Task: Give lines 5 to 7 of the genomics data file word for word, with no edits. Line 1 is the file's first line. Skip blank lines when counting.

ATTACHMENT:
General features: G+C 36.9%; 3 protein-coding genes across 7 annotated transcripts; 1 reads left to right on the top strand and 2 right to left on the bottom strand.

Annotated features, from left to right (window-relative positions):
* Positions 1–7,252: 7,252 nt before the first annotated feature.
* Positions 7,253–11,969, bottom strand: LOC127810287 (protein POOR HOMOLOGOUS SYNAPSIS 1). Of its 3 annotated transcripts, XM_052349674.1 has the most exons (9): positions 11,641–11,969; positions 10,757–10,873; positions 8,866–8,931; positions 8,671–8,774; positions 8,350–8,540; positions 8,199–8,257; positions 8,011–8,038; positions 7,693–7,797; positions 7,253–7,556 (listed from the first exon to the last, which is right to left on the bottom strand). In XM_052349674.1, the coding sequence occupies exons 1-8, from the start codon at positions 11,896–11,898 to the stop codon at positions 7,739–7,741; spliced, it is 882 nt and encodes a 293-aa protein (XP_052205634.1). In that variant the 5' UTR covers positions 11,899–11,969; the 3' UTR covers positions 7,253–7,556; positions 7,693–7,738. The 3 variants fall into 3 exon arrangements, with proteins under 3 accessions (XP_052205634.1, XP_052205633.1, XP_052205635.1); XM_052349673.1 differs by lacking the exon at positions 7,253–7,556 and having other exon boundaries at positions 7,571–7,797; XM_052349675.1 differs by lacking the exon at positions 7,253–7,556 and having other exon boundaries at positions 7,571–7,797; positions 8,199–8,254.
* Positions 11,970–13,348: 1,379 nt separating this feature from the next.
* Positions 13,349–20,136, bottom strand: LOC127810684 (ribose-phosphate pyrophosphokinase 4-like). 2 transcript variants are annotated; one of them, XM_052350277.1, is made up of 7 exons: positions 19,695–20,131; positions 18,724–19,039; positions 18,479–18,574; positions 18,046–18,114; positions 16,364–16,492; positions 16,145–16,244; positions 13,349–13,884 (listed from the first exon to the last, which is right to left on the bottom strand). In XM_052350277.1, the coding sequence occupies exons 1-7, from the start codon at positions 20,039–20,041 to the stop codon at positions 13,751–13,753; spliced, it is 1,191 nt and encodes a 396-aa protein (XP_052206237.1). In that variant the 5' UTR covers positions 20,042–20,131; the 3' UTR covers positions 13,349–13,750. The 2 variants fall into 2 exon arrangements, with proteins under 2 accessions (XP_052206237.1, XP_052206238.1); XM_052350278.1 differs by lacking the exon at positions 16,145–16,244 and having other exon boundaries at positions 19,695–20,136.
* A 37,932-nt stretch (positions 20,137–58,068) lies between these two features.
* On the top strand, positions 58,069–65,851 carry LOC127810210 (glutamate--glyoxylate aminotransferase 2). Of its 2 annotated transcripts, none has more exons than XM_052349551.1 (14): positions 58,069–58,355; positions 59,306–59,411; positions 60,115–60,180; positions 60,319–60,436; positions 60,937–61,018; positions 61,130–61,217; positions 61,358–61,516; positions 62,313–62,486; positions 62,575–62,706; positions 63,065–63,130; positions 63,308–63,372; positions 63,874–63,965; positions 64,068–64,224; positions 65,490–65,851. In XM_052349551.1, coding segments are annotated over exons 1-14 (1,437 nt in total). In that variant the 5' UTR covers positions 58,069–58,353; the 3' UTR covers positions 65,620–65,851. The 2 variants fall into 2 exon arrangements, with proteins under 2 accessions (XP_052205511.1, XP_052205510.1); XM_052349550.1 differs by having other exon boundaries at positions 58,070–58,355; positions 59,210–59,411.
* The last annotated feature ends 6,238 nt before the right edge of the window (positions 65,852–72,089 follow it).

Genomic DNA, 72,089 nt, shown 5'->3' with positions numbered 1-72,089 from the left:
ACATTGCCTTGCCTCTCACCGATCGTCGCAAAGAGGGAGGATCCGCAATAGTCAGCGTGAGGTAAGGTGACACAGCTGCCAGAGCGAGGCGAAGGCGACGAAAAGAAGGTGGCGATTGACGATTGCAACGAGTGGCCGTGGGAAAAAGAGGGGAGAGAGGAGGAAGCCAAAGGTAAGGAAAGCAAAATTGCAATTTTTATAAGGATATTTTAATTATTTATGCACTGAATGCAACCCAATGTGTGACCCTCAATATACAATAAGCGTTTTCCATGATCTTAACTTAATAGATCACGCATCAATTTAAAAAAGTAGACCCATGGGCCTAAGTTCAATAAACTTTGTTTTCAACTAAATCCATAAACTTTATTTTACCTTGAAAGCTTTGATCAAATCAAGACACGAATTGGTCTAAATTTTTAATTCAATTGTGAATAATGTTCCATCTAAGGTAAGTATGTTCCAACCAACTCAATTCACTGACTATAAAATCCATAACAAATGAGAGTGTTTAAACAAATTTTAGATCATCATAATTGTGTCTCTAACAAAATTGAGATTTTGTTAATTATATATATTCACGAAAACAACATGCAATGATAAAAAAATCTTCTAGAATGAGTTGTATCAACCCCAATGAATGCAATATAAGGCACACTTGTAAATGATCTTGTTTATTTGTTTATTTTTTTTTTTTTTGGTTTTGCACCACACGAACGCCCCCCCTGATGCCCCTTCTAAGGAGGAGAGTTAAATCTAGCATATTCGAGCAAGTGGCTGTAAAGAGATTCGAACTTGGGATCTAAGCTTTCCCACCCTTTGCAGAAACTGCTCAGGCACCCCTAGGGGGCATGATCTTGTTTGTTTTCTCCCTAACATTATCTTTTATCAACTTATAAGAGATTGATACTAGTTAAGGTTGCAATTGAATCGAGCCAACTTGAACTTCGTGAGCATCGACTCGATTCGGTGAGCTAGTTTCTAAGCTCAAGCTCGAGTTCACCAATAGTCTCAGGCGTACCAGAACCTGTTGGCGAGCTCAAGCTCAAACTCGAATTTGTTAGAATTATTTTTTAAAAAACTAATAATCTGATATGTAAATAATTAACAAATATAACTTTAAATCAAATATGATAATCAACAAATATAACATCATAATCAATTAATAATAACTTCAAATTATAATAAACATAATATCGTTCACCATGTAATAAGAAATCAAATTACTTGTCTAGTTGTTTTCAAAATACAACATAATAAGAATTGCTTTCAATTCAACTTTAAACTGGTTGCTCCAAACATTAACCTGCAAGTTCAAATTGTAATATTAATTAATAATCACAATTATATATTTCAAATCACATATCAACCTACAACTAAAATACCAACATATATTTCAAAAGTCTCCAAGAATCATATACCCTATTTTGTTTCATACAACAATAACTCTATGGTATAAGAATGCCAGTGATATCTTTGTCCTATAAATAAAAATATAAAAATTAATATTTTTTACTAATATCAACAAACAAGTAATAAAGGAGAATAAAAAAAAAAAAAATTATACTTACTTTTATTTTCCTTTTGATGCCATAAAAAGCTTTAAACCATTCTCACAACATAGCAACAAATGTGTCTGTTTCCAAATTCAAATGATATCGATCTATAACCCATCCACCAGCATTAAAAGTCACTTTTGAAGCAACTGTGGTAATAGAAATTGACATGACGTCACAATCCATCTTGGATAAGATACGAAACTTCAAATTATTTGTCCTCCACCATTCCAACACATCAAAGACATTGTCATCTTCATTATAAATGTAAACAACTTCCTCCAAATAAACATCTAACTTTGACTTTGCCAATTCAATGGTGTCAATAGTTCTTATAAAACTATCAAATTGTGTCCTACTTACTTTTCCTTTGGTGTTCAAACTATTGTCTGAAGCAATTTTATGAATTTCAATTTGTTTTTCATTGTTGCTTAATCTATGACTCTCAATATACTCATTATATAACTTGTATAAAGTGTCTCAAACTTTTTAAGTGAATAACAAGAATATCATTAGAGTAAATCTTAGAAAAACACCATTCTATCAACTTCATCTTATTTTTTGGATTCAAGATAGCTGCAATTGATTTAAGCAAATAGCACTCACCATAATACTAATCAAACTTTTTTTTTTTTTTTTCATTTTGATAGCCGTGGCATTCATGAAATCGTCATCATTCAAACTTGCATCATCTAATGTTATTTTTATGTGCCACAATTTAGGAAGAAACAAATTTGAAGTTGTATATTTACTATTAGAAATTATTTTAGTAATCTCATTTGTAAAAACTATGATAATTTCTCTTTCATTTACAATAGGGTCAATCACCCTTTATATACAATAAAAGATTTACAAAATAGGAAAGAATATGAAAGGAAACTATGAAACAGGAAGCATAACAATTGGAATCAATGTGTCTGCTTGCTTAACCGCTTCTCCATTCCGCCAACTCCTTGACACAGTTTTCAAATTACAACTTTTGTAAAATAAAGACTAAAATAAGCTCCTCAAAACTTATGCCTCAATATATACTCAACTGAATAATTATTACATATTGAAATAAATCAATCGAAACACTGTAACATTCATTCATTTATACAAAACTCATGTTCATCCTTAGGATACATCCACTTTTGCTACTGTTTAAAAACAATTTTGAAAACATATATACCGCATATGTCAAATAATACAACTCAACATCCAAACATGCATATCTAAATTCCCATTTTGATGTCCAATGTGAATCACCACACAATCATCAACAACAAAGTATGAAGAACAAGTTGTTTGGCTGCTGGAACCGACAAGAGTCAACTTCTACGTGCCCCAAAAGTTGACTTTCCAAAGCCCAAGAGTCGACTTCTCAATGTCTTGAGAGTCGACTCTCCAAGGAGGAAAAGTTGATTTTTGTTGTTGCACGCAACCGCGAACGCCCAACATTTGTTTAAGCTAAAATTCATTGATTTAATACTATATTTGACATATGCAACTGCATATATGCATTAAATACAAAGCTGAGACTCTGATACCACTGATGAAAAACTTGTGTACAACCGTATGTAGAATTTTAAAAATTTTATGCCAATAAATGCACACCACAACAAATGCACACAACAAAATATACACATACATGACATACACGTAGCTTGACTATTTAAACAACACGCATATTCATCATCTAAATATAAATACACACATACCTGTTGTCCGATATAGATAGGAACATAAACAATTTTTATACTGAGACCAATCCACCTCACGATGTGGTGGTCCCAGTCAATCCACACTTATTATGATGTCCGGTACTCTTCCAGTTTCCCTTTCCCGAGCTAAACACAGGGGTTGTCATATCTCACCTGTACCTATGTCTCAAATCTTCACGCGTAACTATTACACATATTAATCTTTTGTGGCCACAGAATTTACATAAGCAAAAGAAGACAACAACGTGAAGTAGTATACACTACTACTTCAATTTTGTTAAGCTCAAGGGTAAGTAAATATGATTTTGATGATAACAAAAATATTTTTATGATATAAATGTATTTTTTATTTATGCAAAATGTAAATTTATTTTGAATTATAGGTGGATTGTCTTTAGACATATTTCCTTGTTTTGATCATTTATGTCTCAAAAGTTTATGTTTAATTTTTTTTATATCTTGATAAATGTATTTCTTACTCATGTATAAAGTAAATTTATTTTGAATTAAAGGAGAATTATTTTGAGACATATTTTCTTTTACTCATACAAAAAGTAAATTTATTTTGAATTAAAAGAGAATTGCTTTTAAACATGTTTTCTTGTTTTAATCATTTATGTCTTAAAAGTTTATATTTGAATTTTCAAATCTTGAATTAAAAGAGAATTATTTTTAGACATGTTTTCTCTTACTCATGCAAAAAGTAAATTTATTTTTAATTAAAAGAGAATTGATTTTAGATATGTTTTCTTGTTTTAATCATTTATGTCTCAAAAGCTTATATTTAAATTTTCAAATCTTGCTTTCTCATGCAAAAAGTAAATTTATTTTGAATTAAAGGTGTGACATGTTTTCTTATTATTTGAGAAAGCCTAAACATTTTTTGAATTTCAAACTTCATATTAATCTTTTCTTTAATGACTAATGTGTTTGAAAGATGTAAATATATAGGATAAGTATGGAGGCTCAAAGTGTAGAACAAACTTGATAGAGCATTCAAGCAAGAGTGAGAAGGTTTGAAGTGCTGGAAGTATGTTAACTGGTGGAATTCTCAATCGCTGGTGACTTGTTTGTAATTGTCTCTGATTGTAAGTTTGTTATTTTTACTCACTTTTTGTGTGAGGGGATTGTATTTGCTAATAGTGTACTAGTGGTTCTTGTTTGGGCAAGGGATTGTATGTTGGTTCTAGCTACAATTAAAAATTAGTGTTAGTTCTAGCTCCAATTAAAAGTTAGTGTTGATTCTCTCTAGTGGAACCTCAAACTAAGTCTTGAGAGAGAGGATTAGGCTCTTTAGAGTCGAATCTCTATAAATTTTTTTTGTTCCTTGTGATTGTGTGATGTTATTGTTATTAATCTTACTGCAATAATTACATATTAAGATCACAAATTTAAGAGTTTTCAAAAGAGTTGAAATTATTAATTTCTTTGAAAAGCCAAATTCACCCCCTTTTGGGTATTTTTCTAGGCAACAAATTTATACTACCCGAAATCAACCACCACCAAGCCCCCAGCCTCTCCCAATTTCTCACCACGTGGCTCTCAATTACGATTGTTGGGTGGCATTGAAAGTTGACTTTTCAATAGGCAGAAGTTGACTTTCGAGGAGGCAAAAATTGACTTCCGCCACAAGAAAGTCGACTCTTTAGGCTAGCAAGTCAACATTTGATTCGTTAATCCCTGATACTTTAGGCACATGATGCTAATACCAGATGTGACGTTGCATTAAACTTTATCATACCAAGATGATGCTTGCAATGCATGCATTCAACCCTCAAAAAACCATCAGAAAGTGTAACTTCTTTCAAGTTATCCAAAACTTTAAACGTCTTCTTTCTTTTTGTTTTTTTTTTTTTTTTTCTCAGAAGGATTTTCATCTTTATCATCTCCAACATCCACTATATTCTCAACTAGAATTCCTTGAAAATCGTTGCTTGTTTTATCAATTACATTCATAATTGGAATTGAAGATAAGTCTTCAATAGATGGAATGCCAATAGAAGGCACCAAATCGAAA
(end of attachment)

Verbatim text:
* Positions 11,970–13,348: 1,379 nt separating this feature from the next.
* Positions 13,349–20,136, bottom strand: LOC127810684 (ribose-phosphate pyrophosphokinase 4-like). 2 transcript variants are annotated; one of them, XM_052350277.1, is made up of 7 exons: positions 19,695–20,131; positions 18,724–19,039; positions 18,479–18,574; positions 18,046–18,114; positions 16,364–16,492; positions 16,145–16,244; positions 13,349–13,884 (listed from the first exon to the last, which is right to left on the bottom strand). In XM_052350277.1, the coding sequence occupies exons 1-7, from the start codon at positions 20,039–20,041 to the stop codon at positions 13,751–13,753; spliced, it is 1,191 nt and encodes a 396-aa protein (XP_052206237.1). In that variant the 5' UTR covers positions 20,042–20,131; the 3' UTR covers positions 13,349–13,750. The 2 variants fall into 2 exon arrangements, with proteins under 2 accessions (XP_052206237.1, XP_052206238.1); XM_052350278.1 differs by lacking the exon at positions 16,145–16,244 and having other exon boundaries at positions 19,695–20,136.
* A 37,932-nt stretch (positions 20,137–58,068) lies between these two features.